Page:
I use Powerlines for my house, since the wife hates seeing raceways run across our living room (we're renting, so I can't run cable traditionally.)

tmann05


quality posts: 1 Private Messages tmann05

I've been reading through all this and it sounds like ALOT of work! If you do the setup I have you will wonder why people waste their time downloading or recording anything anymore. I am using Roku's and Playon Software. See my youtube video for more info (sorry about shaky camera)

http://www.youtube.com/watch?v=Elb-1z-Xfew

cmollerstuen


quality posts: 0 Private Messages cmollerstuen

This is for cable TV only. It will not work with satellite TV providers.

comicscars wrote:OK, I'm not sure I understand yet, but will this work with satellite TV provides like Dish or DirectTV? I have Dish.



kevlar51


quality posts: 47 Private Messages kevlar51

I've had this for 3 months now with FIOS, and I've been very happy with it. Especially since my bill has dropped dramatically once I got rid of the DVR and settop boxes.

I'm missing out on OnDemand, but no big deal (Verizon's OnDemand pales in comparison to Comcast's content anyway). I was more worried about the guides and search functionality. Turns out though all of that is better on WMC--so win win! And no more verizon menu pop ups when I turn on my machine.

I've got two 360s set up as WMC extenders. I already had them, so that was nice. And if you have a logitech remote set up to operate the 360, you should have a WMC function on the remote itself, which saves a lot of annoying menu clicks on the xbox.

Occasionally I'll have to reboot the HDHR though, because the picture on live tv will get too pixelated. That's the biggest downside, but only takes about 3 minutes. Sadly, losing the set top boxes also means I've lost my digital clocks. Didn't really see that coming

cmollerstuen


quality posts: 0 Private Messages cmollerstuen

Two things will affect your recording/viewing from a SiliconDust HDHomeRun (HDHR) tuner.

You need enough processing power on your laptop to record both programs, but this likely is not your problem.

You need enough network bandwidth between your HDHR and your laptop for both signals. You might think this is not a problem, but you could be surprised.

The HDHR does not compress the video before sending it on your home network. It sends the raw MPEG-2 encoded stream to your laptop.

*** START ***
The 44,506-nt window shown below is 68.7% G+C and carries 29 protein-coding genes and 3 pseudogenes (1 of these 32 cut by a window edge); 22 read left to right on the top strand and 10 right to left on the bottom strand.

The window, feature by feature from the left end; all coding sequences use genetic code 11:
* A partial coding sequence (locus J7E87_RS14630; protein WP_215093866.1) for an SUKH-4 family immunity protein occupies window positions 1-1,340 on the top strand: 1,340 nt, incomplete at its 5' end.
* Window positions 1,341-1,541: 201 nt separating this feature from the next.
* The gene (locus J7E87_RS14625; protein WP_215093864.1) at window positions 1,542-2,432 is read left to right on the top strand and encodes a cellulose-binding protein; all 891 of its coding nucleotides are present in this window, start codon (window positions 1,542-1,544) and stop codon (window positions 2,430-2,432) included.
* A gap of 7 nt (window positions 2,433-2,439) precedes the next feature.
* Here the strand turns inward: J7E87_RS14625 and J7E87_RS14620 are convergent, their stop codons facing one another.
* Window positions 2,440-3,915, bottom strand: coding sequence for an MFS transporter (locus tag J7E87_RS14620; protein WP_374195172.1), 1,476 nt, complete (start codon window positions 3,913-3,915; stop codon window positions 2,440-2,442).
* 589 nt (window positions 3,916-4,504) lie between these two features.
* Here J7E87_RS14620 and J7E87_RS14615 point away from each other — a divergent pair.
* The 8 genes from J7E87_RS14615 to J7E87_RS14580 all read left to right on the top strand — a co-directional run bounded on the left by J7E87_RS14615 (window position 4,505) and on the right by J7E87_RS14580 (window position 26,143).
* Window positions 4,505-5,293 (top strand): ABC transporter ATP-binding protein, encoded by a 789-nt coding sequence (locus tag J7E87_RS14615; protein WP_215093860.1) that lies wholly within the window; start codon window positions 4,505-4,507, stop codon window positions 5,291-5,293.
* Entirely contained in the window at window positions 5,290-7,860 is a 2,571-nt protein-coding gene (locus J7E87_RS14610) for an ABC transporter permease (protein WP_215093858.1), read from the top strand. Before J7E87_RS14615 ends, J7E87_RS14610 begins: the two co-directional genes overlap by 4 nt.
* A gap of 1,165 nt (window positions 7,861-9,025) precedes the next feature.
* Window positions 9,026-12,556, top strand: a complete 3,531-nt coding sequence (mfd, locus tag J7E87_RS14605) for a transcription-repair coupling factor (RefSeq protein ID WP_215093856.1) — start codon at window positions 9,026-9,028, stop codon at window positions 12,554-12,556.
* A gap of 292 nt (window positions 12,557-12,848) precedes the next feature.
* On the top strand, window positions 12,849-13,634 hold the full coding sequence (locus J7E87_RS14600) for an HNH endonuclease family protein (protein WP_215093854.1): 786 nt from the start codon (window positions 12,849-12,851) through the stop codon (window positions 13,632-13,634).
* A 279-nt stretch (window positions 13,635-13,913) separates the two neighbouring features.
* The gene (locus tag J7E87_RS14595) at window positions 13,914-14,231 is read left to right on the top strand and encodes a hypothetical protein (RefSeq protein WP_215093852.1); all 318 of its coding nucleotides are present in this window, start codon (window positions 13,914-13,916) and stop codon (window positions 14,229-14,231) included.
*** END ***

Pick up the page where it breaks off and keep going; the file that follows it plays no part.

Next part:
Standard Definition MPEG-2 Video: From 2.0 Mbps to 15.00 Mbps
High Definition MPEG-2 Video: From 2.0 Mbps to 29.40 Mbps

I typically see the HDHR sending SD signals at 4-6 Mbps and HD signals at 10 Mbps.

There is also no error correction in the MPEG-2 signals your laptop is getting.

So if you are trying to record 2 channels simultaneously you will need a good, solid, continuous 8-10 Mbps to your laptop. If one or both of the signals is HD, you would need up to 20 Mbps.

If you are using WiFi to connect your laptop to your home network you could be seeing dropped packets and lower speeds than your HDHR and laptop need.

Dropped packets will cause pixelation (no error correction).

You can try connecting your laptop via wired Ethernet to troubleshoot the problem. This might eliminate the pixelation.

I love my HDHR, but cannot watch HD channels on my tablet via WiFi because of the dropped packets.

Cheers.

eastcobbler wrote:I love my dual-tuner, but maybe y'all can help with a tech question. I can only record one program at a time. If both tuners are recording, the programs are pixelated and garbled as if there isn't enough processing power. Any tips?
I'm doing this on a laptop with Windows Media Center.


badhabit12


quality posts: 14 Private Messages badhabit12

BEFORE I GO SEARCHING THE INTERNET .......

does anyone have a link to a forum that Takes you by the hand and explains terminology, concepts, the ins and outs of using this technology and the ultimate goals of using such a system?

All this gear may be obsolete shortly if there are technological upgrades in the works.

Any help would be appreciated.

THANK YOU
BILL

TheRaven


quality posts: 10 Private Messages TheRaven

The following are your network connection alternatives:

BEST - Direct Ethernet connection between your tuner and your Media Center PC (Via switch). You simply connect the tuner to the same switch your Media Center PC is on. I use Gigabit switches but a 100MB switch should be ok even if you're using all three tuners at the same time. I'm using Verizon FIOS as my source.

SECOND BEST - Power Line Network - You can no get higher speed power line network adapters that will run up to 600MB theoretical speed. This speed is affected by your home wiring, fuse box and any power strips you have in line. You will want to remove everything you can that's on the path between the originating adapter and the receiving adapter.

WORST - Wireless - I wouldn't use wireless to your Media Center PC unless it's your one an only device. You can get away with running full HD to one device from the tuner this way. As soon as you try running multiple devices at the same time (multiple tuners active) you are probably going to start experiencing packet loss and the dreaded pixelation/stuttering.

Your best bet on this kind of stuff is to use wired connections to the fastest switches and ports you can.

If you have to move down towards wireless you need to make sure those are your edge devices like your laptop or Xbox360, tablet, phone, etc.